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Tax guidelines and regulations for large money transfers into Brazil

Both you and your recipient could have to report the transfer on your taxes.

Americans sent $637 million from the US to Brazil in 2015 through banks and money transfer services. But when sending a lot of money, your recipient could be on the hook for taxes regulated by the Brazilian Department of Federal Revenue — and you could be responsible for notifying the IRS.

How Brazil regulates large remittances

Gift and donation taxation rates vary among the 26 states of Brazil, ranging from 4% in Rio de Janeiro to up to 7% in Santa Catarina. Beneficiaries of these gifts are responsible for declaring and paying this tax in their annual returns by April 30.

Some states will exempt gifts up to a certain amount from the tax — the specific amount also varies by state. Check the tax code of your recipient’s state if you want to calculate the exact amount that will be owed before transferring money.

What are the penalties for not filing a large remittance?

Brazilians are among the biggest tax evaders worldwide, largely due to an absence of penalties until recently. If you fail to file taxes on a large money transfer today, you could face a penalty equal to 20% of the tax in question. If you’re caught in one of the country’s irregular sweeps for unpaid taxes, that penalty increases to a stiff 75% of the amount you owe.

You could also be hit with jail time of six months to two years, with increased fines for subsequent evading.

Encourage your family and loved ones to include any large remittance on their annual tax return or speak to a tax professional for guidance.

Who is most likely to be researching taxes on large money transfers to Brazil?

Finder data suggests that men aged 25-34 are most likely to be researching this topic.

ResponseMale (%)Female (%)
Source: Finder sample of 565 visitors using demographics data from Google Analytics

Do I have to report large transfers out of the US?

Usually, yes — though it depends on the size and purpose of the transfer. If you’re sending more than $15,000 as a gift or more than $10,000 for business purposes, or if you’re transferring money to a foreign account in your name that’s held $10,000 or more at any point in the last year, you’ll have to let the IRS know.

By law, banks are required to report cash transactions that exceed $10,000 and transactions of any amount they find suspicious. For independent money transfer businesses, the threshold can be as low as $1,000. Which means that if you don’t file your taxes correctly, it’s very likely that the IRS will know.
Sending a lot of money out of the country? Know what the IRS expects of you.

How much money can I send to Brazil?

There’s no legal cap on the amount of money you can send to Brazil, but some transfer providers will impose their own limits. If you’re planning a large transfer, use a secure provider like Xe that has no limits.

How will my recipient in Brazil get the money?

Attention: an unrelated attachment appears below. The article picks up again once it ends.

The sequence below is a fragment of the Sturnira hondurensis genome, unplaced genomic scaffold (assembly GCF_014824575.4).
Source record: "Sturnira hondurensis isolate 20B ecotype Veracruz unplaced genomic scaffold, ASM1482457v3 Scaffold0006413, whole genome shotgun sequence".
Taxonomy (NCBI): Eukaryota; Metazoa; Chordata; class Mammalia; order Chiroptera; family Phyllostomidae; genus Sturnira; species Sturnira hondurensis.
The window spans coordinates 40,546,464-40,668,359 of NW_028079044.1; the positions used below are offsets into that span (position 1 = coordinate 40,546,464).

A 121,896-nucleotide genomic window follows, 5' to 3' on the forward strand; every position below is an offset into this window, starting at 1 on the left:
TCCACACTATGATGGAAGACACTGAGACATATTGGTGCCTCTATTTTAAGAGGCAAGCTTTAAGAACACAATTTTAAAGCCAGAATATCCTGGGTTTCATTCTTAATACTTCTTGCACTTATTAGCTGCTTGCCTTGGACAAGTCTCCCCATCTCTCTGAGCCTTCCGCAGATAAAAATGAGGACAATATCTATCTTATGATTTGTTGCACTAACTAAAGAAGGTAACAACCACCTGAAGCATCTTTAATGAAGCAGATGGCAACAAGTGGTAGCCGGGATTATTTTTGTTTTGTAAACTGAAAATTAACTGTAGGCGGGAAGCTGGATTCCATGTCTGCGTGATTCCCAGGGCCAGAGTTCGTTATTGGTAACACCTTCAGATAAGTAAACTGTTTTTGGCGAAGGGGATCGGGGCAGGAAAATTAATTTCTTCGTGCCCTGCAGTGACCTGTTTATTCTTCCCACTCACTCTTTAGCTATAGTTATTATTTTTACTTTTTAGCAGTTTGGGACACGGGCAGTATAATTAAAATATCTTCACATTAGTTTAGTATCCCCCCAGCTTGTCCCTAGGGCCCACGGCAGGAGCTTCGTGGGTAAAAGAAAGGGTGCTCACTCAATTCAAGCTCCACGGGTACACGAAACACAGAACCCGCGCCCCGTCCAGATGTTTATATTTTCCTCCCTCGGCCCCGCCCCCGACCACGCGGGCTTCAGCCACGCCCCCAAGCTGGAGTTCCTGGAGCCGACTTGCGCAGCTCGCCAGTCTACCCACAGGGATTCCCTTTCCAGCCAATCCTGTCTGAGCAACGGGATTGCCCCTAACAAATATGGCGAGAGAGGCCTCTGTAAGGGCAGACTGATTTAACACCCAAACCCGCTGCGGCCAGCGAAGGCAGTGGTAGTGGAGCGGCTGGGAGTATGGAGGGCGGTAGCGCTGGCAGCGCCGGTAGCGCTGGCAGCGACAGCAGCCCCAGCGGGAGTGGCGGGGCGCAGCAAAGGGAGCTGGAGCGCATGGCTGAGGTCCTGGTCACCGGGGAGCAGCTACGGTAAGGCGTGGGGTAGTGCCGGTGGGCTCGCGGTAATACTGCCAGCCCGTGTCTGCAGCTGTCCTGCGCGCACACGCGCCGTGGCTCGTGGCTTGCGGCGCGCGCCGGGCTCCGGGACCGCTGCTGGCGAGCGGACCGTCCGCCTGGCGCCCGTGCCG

When sending money to your friends and family in Brazil, you’ll typically have the option of a bank-to-bank transfer, cash pickup or mobile wallet delivery.

To pick up the transfer in person, your recipient may need to show ID or a confirmation number. For other transfers — like to a Brazilian bank or money transfer company — they may not need to provide anything to receive it.

How to send money to Brazil

Bottom line

If you’re sending money to someone in Brazil, there’s a good chance they’ll need to pay taxes on it. On the bright side, the process is simple and they’ll be able to just include it with their yearly tax paperwork.

As with all international money transfers, be wary of potential fraud and only send money to people you know. Using a reputable provider can safeguard you from potential scams.

Frequently asked questions

How do I handle the IRS when transferring large amounts?

If you follow the law and submit your legal documentation timely and accurately, you shouldn’t experience hassles with the IRS. If you choose not to follow the law, you may be on the hook for stiff penalties, including jail time.

How can I avoid IRS penalties if I fail to file?

If you can show the IRS reasonable cause for failing to file you might avoid penalties. Reasonable cause is decided on a case-by-case basis but events like house fires, serious illnesses and natural disasters have been approved in the past.

What’s the likelihood of getting caught if either my recipient or I don’t file the transfer on our taxes?

High. Both the US and Brazil keep tabs on money going into and out of their countries, and both banks and money transfer providers report transfers to governments.

Picture: Shutterstock

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2 Responses

    Default Gravatar
    SoGOctober 22, 2018

    Is there any way to transfer USD to a Brazil nonprofit? Everything I read seems to be individual to individual. How about from a US nonprofit to a Brazil nonprofit?

      AnndyNovember 5, 2018Finder

      Hi SoG,

      Thanks for your question.

      If you want to send USD to an organization or business in Brazil, you may want to compare your money transfer options. On that page, you can enter the amount that you want to send on the calculator on top of the comparison table to see how much your recipient will possibly receive using a particular service.

      I hope this helps.


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